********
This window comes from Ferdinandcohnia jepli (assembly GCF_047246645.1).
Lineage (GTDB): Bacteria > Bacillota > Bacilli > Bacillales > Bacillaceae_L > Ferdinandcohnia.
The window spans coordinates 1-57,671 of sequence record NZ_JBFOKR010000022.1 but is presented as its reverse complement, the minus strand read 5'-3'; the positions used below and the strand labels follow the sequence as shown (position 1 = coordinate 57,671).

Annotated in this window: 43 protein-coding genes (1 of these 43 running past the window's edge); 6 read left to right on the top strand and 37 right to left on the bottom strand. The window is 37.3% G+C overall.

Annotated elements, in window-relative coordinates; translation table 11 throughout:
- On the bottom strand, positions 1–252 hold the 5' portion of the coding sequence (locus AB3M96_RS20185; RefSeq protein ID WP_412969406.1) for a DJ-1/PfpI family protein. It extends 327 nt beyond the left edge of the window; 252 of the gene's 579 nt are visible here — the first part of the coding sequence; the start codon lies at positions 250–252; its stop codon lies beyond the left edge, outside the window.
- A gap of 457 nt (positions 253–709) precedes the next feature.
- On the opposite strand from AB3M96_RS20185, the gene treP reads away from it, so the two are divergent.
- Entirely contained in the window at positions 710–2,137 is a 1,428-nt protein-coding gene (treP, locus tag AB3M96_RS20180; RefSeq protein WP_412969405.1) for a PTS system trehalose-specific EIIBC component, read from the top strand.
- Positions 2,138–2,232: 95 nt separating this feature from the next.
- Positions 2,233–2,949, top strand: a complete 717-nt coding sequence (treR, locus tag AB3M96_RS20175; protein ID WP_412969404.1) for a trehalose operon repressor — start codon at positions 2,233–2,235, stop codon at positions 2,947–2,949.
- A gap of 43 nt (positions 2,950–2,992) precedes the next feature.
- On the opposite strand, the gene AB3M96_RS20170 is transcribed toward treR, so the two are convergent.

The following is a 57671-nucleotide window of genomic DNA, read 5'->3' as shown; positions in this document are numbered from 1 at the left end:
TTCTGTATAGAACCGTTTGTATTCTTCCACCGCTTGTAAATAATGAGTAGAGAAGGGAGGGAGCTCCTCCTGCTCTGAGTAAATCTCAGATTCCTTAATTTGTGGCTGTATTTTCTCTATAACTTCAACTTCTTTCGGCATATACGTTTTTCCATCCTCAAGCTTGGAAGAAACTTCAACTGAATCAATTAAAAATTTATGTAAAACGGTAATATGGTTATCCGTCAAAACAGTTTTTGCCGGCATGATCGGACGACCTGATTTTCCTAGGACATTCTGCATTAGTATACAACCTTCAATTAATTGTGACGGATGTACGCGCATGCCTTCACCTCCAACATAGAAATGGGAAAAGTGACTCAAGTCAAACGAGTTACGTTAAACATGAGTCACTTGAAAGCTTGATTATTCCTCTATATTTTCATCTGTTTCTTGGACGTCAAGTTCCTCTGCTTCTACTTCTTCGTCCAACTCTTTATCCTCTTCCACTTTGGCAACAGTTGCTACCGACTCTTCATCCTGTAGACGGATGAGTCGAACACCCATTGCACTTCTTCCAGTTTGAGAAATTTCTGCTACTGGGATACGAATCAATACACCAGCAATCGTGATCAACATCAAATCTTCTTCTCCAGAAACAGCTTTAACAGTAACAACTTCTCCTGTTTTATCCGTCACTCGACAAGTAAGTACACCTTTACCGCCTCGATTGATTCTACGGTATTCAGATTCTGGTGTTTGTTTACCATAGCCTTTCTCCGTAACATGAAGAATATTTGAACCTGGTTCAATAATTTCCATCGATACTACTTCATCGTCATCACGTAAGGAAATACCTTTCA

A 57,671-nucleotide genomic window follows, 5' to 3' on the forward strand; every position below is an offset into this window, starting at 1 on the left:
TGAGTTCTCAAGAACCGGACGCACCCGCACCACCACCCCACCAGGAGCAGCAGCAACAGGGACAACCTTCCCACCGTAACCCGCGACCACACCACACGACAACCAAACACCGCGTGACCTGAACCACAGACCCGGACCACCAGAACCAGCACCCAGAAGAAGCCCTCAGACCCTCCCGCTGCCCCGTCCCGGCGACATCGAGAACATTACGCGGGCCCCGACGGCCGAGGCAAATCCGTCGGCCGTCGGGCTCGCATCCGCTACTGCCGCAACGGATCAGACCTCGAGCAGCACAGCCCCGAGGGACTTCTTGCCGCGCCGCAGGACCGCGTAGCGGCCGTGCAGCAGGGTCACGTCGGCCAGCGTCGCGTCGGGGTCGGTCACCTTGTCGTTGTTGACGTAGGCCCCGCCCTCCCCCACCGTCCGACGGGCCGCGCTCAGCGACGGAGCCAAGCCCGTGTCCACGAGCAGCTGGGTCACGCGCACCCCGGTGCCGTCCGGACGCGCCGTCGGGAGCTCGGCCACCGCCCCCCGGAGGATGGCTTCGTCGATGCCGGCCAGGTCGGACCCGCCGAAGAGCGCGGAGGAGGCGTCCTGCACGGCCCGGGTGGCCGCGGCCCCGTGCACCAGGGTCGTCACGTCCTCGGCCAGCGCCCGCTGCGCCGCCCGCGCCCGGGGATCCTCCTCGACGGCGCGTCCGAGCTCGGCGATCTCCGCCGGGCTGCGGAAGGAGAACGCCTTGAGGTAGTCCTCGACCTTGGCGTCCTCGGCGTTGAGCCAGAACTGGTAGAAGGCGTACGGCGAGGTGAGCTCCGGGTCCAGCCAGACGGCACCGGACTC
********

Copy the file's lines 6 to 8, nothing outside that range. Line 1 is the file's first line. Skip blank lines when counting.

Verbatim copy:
- On the bottom strand, positions 1–252 hold the 5' portion of the coding sequence (locus AB3M96_RS20185; RefSeq protein ID WP_412969406.1) for a DJ-1/PfpI family protein. It extends 327 nt beyond the left edge of the window; 252 of the gene's 579 nt are visible here — the first part of the coding sequence; the start codon lies at positions 250–252; its stop codon lies beyond the left edge, outside the window.
- A gap of 457 nt (positions 253–709) precedes the next feature.
- On the opposite strand from AB3M96_RS20185, the gene treP reads away from it, so the two are divergent.